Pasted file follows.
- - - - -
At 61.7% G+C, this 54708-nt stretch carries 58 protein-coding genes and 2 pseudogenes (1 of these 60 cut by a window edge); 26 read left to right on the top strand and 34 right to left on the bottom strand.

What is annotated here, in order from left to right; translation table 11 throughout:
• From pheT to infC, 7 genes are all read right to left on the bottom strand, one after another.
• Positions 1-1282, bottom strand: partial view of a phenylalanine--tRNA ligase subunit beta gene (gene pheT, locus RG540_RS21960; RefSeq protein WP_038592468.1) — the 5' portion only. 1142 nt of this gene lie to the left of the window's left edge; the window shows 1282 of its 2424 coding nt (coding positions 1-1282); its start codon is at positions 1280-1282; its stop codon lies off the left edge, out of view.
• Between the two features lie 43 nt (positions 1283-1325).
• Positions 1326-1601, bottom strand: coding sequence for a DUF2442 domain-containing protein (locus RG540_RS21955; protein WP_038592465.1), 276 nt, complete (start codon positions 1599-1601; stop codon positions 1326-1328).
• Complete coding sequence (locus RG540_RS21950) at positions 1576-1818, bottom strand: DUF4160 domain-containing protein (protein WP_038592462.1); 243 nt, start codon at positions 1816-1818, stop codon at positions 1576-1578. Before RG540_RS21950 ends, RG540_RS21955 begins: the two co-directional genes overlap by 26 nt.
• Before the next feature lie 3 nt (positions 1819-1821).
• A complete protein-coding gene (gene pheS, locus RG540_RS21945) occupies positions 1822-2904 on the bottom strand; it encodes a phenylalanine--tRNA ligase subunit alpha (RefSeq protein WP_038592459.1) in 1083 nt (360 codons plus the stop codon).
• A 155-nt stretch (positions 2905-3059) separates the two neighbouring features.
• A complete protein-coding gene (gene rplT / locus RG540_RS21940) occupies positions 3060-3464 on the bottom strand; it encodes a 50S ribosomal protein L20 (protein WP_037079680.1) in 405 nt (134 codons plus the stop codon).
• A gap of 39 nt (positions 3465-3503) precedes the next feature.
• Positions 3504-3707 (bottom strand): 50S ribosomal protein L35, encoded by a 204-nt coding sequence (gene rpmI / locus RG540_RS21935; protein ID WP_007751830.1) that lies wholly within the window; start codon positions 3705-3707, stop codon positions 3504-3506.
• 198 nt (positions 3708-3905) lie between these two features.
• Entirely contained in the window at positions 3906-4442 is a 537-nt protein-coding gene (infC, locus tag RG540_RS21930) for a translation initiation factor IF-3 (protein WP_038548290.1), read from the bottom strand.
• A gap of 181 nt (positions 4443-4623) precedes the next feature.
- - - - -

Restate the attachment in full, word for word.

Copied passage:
At 61.7% G+C, this 54708-nt stretch carries 58 protein-coding genes and 2 pseudogenes (1 of these 60 cut by a window edge); 26 read left to right on the top strand and 34 right to left on the bottom strand.

What is annotated here, in order from left to right; translation table 11 throughout:
• From pheT to infC, 7 genes are all read right to left on the bottom strand, one after another.
• Positions 1-1282, bottom strand: partial view of a phenylalanine--tRNA ligase subunit beta gene (gene pheT, locus RG540_RS21960; RefSeq protein WP_038592468.1) — the 5' portion only. 1142 nt of this gene lie to the left of the window's left edge; the window shows 1282 of its 2424 coding nt (coding positions 1-1282); its start codon is at positions 1280-1282; its stop codon lies off the left edge, out of view.
• Between the two features lie 43 nt (positions 1283-1325).
• Positions 1326-1601, bottom strand: coding sequence for a DUF2442 domain-containing protein (locus RG540_RS21955; protein WP_038592465.1), 276 nt, complete (start codon positions 1599-1601; stop codon positions 1326-1328).
• Complete coding sequence (locus RG540_RS21950) at positions 1576-1818, bottom strand: DUF4160 domain-containing protein (protein WP_038592462.1); 243 nt, start codon at positions 1816-1818, stop codon at positions 1576-1578. Before RG540_RS21950 ends, RG540_RS21955 begins: the two co-directional genes overlap by 26 nt.
• Before the next feature lie 3 nt (positions 1819-1821).
• A complete protein-coding gene (gene pheS, locus RG540_RS21945) occupies positions 1822-2904 on the bottom strand; it encodes a phenylalanine--tRNA ligase subunit alpha (RefSeq protein WP_038592459.1) in 1083 nt (360 codons plus the stop codon).
• A 155-nt stretch (positions 2905-3059) separates the two neighbouring features.
• A complete protein-coding gene (gene rplT / locus RG540_RS21940) occupies positions 3060-3464 on the bottom strand; it encodes a 50S ribosomal protein L20 (protein WP_037079680.1) in 405 nt (134 codons plus the stop codon).
• A gap of 39 nt (positions 3465-3503) precedes the next feature.
• Positions 3504-3707 (bottom strand): 50S ribosomal protein L35, encoded by a 204-nt coding sequence (gene rpmI / locus RG540_RS21935; protein ID WP_007751830.1) that lies wholly within the window; start codon positions 3705-3707, stop codon positions 3504-3506.
• 198 nt (positions 3708-3905) lie between these two features.
• Entirely contained in the window at positions 3906-4442 is a 537-nt protein-coding gene (infC, locus tag RG540_RS21930) for a translation initiation factor IF-3 (protein WP_038548290.1), read from the bottom strand.
• A gap of 181 nt (positions 4443-4623) precedes the next feature.